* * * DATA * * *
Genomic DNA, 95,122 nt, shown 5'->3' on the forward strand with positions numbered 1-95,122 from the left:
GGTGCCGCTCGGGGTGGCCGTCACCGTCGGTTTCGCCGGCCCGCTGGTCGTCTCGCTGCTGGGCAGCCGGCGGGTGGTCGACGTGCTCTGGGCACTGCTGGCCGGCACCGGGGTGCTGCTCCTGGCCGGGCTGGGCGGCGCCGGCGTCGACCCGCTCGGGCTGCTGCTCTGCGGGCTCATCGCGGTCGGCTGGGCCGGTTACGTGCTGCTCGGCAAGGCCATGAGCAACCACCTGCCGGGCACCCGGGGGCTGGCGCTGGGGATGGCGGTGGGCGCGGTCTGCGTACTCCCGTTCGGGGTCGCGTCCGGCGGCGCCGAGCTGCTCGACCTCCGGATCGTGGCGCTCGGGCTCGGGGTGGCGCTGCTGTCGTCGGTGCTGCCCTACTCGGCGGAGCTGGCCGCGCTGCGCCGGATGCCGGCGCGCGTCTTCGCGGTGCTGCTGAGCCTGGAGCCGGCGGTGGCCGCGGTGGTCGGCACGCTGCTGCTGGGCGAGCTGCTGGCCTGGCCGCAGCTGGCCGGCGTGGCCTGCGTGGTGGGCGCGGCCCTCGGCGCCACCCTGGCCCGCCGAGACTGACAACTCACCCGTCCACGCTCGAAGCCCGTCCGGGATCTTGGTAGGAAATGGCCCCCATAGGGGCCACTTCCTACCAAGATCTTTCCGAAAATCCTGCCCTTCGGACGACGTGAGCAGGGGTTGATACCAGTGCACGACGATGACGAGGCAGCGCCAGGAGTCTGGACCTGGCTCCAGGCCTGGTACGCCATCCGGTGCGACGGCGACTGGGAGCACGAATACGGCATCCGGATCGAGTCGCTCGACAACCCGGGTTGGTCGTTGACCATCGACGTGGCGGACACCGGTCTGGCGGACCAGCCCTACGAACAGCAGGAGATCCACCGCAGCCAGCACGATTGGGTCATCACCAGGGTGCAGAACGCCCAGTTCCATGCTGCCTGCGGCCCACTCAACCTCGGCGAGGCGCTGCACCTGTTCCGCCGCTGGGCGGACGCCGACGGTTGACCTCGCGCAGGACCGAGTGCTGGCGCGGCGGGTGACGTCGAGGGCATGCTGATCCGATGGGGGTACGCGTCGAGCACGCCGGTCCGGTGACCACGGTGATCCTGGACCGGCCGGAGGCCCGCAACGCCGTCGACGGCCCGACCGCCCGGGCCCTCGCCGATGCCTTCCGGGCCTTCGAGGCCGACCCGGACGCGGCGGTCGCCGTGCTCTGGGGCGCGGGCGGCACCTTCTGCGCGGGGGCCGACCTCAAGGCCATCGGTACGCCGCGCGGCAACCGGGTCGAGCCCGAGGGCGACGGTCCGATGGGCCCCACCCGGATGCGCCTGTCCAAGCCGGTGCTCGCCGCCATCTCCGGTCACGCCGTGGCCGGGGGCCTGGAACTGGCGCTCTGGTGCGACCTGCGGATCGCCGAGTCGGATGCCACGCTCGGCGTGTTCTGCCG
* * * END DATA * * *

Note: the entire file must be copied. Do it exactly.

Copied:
Genomic DNA, 95,122 nt, shown 5'->3' on the forward strand with positions numbered 1-95,122 from the left:
GGTGCCGCTCGGGGTGGCCGTCACCGTCGGTTTCGCCGGCCCGCTGGTCGTCTCGCTGCTGGGCAGCCGGCGGGTGGTCGACGTGCTCTGGGCACTGCTGGCCGGCACCGGGGTGCTGCTCCTGGCCGGGCTGGGCGGCGCCGGCGTCGACCCGCTCGGGCTGCTGCTCTGCGGGCTCATCGCGGTCGGCTGGGCCGGTTACGTGCTGCTCGGCAAGGCCATGAGCAACCACCTGCCGGGCACCCGGGGGCTGGCGCTGGGGATGGCGGTGGGCGCGGTCTGCGTACTCCCGTTCGGGGTCGCGTCCGGCGGCGCCGAGCTGCTCGACCTCCGGATCGTGGCGCTCGGGCTCGGGGTGGCGCTGCTGTCGTCGGTGCTGCCCTACTCGGCGGAGCTGGCCGCGCTGCGCCGGATGCCGGCGCGCGTCTTCGCGGTGCTGCTGAGCCTGGAGCCGGCGGTGGCCGCGGTGGTCGGCACGCTGCTGCTGGGCGAGCTGCTGGCCTGGCCGCAGCTGGCCGGCGTGGCCTGCGTGGTGGGCGCGGCCCTCGGCGCCACCCTGGCCCGCCGAGACTGACAACTCACCCGTCCACGCTCGAAGCCCGTCCGGGATCTTGGTAGGAAATGGCCCCCATAGGGGCCACTTCCTACCAAGATCTTTCCGAAAATCCTGCCCTTCGGACGACGTGAGCAGGGGTTGATACCAGTGCACGACGATGACGAGGCAGCGCCAGGAGTCTGGACCTGGCTCCAGGCCTGGTACGCCATCCGGTGCGACGGCGACTGGGAGCACGAATACGGCATCCGGATCGAGTCGCTCGACAACCCGGGTTGGTCGTTGACCATCGACGTGGCGGACACCGGTCTGGCGGACCAGCCCTACGAACAGCAGGAGATCCACCGCAGCCAGCACGATTGGGTCATCACCAGGGTGCAGAACGCCCAGTTCCATGCTGCCTGCGGCCCACTCAACCTCGGCGAGGCGCTGCACCTGTTCCGCCGCTGGGCGGACGCCGACGGTTGACCTCGCGCAGGACCGAGTGCTGGCGCGGCGGGTGACGTCGAGGGCATGCTGATCCGATGGGGGTACGCGTCGAGCACGCCGGTCCGGTGACCACGGTGATCCTGGACCGGCCGGAGGCCCGCAACGCCGTCGACGGCCCGACCGCCCGGGCCCTCGCCGATGCCTTCCGGGCCTTCGAGGCCGACCCGGACGCGGCGGTCGCCGTGCTCTGGGGCGCGGGCGGCACCTTCTGCGCGGGGGCCGACCTCAAGGCCATCGGTACGCCGCGCGGCAACCGGGTCGAGCCCGAGGGCGACGGTCCGATGGGCCCCACCCGGATGCGCCTGTCCAAGCCGGTGCTCGCCGCCATCTCCGGTCACGCCGTGGCCGGGGGCCTGGAACTGGCGCTCTGGTGCGACCTGCGGATCGCCGAGTCGGATGCCACGCTCGGCGTGTTCTGCCG